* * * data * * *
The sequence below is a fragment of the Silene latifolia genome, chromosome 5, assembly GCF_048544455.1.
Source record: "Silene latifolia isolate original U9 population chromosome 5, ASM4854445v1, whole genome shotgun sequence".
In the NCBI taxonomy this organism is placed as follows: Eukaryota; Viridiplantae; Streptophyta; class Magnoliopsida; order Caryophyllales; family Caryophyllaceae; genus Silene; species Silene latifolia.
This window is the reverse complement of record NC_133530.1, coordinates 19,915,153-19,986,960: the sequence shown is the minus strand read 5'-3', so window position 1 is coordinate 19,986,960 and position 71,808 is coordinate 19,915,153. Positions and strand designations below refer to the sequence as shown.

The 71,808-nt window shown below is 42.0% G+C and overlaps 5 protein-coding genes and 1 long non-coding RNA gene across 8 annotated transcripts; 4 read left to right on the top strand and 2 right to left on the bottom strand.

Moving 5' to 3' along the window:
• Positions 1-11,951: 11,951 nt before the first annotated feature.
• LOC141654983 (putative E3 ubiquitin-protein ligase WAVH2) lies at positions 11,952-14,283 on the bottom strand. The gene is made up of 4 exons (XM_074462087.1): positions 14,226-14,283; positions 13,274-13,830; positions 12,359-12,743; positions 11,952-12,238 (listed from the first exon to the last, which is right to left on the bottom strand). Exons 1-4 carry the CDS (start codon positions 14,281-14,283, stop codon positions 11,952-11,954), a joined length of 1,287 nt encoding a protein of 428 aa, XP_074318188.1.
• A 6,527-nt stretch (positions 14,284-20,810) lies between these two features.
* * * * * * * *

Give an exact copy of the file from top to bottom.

The sequence below is a fragment of the Silene latifolia genome, chromosome 5, assembly GCF_048544455.1.
Source record: "Silene latifolia isolate original U9 population chromosome 5, ASM4854445v1, whole genome shotgun sequence".
In the NCBI taxonomy this organism is placed as follows: Eukaryota; Viridiplantae; Streptophyta; class Magnoliopsida; order Caryophyllales; family Caryophyllaceae; genus Silene; species Silene latifolia.
This window is the reverse complement of record NC_133530.1, coordinates 19,915,153-19,986,960: the sequence shown is the minus strand read 5'-3', so window position 1 is coordinate 19,986,960 and position 71,808 is coordinate 19,915,153. Positions and strand designations below refer to the sequence as shown.

The 71,808-nt window shown below is 42.0% G+C and overlaps 5 protein-coding genes and 1 long non-coding RNA gene across 8 annotated transcripts; 4 read left to right on the top strand and 2 right to left on the bottom strand.

Moving 5' to 3' along the window:
• Positions 1-11,951: 11,951 nt before the first annotated feature.
• LOC141654983 (putative E3 ubiquitin-protein ligase WAVH2) lies at positions 11,952-14,283 on the bottom strand. The gene is made up of 4 exons (XM_074462087.1): positions 14,226-14,283; positions 13,274-13,830; positions 12,359-12,743; positions 11,952-12,238 (listed from the first exon to the last, which is right to left on the bottom strand). Exons 1-4 carry the CDS (start codon positions 14,281-14,283, stop codon positions 11,952-11,954), a joined length of 1,287 nt encoding a protein of 428 aa, XP_074318188.1.
• A 6,527-nt stretch (positions 14,284-20,810) lies between these two features.